A sniper's bullet pierced the window of Nawal Na'eem Karim's house last week in Baghdad, Iraq. (Abdul Wehab Hamad/MCT)
Nawal Na'eem Karim was surprised this week to hear her toddler tell her, "Talaq inana! Talaq inana!" — "Bullets here! Bullets here!"
He was warning her to step cautiously past the windows. Their house is in a kill zone. At 18 months, her baby already had learned counterinsurgency survival. He still wears a diaper.
Karim's family is among hundreds in Baghdad's Shiite Muslim-dominated Amil neighborhood who are under siege in their homes; in this case from two local snipers, one apparently stationed in a minaret of a nearby Sunni Muslim mosque.
Her experience shows that the U.S. troop buildup has yet to penetrate everywhere in Baghdad, as President Bush pressed Thursday for more time for the increase to show results.
"Leaving now will be dangerous for Iraq, the region and the United States," he said.
The U.S. military spokesman here on Wednesday and President Bush on Thursday described the war mainly as a battle against al Qaida. Brig. Gen. Kevin Bergner cited "hundreds" of insurgents from the group al Qaida in Iraq who'd been captured or killed since June, when American-led forces launched offensives in provinces north and east of the capital.
But Karim and her neighbors wish U.S. or Iraqi forces would concentrate on the local snipers. Because of that failing, from her perspective, the American troops can't leave soon enough. There's vigorous debate on this point, however, and some of her neighbors say U.S. troops are the only force that's still preserving order.
American military officials said they'd had reports of a sniper just outside Amil but were unable to confirm whether the shots came from a mosque. They recommended that residents call a Baghdad hot line. The number wasn't in service when McClatchy reporters called several times Thursday.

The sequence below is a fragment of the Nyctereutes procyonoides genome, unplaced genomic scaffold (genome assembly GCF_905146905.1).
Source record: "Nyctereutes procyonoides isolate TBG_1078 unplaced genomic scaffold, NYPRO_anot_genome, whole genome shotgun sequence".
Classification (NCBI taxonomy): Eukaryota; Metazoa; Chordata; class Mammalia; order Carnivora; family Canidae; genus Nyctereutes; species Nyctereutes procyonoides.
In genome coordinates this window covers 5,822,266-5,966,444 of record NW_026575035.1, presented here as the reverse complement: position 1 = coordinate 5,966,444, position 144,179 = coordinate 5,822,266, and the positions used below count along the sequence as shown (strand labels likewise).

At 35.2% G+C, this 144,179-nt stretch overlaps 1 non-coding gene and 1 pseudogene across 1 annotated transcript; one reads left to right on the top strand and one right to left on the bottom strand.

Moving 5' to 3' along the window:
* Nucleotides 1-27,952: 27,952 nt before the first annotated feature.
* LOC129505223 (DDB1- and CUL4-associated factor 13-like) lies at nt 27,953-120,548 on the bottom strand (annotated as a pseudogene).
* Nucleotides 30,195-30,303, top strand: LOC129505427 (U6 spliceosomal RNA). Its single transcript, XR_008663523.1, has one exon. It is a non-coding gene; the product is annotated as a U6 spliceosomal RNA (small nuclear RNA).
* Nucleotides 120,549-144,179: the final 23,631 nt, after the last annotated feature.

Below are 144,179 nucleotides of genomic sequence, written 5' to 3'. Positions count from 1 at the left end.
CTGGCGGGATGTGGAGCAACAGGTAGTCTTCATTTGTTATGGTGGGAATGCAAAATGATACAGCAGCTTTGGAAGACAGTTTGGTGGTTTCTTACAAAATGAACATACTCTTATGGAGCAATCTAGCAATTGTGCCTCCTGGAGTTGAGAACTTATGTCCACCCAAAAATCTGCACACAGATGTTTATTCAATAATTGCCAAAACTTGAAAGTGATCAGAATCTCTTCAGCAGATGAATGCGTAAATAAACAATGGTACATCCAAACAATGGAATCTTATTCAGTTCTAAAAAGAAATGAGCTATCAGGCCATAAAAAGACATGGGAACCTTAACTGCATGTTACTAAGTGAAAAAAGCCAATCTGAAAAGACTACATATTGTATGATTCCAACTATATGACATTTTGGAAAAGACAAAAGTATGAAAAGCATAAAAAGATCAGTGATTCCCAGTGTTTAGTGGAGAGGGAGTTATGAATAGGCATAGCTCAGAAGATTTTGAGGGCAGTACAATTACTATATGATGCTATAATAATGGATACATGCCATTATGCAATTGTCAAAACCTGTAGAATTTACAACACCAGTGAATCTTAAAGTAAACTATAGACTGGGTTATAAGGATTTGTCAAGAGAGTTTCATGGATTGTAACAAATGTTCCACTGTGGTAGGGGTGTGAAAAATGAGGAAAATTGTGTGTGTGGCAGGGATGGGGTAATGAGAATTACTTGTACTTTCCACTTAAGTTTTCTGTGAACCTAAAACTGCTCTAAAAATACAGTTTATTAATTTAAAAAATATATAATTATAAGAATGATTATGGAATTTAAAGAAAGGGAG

The shooter took up shop a few months ago, presumably in a minaret of the Abu Bakar mosque, a couple of blocks from Karim's house. The mosque is in the al Janabat area, the only parcel in Amil — due west and just south of the fortified Green Zone — that Shiites don't control.
This sniper works the morning and evening shifts, although lately he's been taking the mornings off. It's unclear how many he's killed or wounded. Residents can set their watches to the shooting.
"In the morning he starts at 6:30, when students and people go to work, until 7:30," said Ahmed Talib Hassan, 22, a medical student. The sniper typically resumes from 7 p.m. until sundown, he said, "when people start coming back home."
For the past few days, the morning routine from the Sunni enclave has started with mortar attacks, Hassan said, "as kind of a reminder" for the sniper to start firing.
Last week, another sniper took up a position to the west of the first shooter. This one targeted Karim's home, where the former schoolteacher lives with her husband, who makes a living working on generators, and their three sons. The older boys are 6 and 4.
On July 4, sniper bullets hit the backyard fence and the outside wall of her bedroom and came through a window, smashing a mirror in the kitchen.
Karim, 34, who wears her dark hair flowing down her back, sometimes pokes her head through doorways before scampering from room to room. She's afraid to wash dishes in the kitchen sink. She tells her children not to play in the backyard garden, not to play out front, not to play by the windows.
She's frustrated, and looks forward to the day that U.S. troops will leave Iraq. "It will be a happy day when it comes," she said.
"You invaded Iraq in 20 days but the Amil neighborhood is still suffering for more than two years," she added.
"Why couldn't they control a small area that a sniper has taken over, when they have all the technology to get rid of him within seconds?"
There's another side to the debate.
"There will be a real disaster if the American troops leave," said Zainab, 27, of Baghdad, who asked that her full name not be used to protect her safety. "It will open the way for the militias and insurgents to have open civil war. We live in a civil war now, but a hidden one because of U.S. troops. If they leave now, the civil war would be public. Innocent Iraqis would be the only losers."
Umran al Mosawi, 56, of Baghdad, disagreed. "Stability will come with (the U.S. troop) departure because they are the ones who protect all the criminals in Iraq," he said. A troop withdrawal would allow the Iraqi government to get tough and "have real strict decisions" against insurgents from neighboring countries.
Haidar al Azzawi, 37, of Baghdad, said Americans "have committed many mistakes and are part of the problem." However, "their departure now would be the biggest mistake."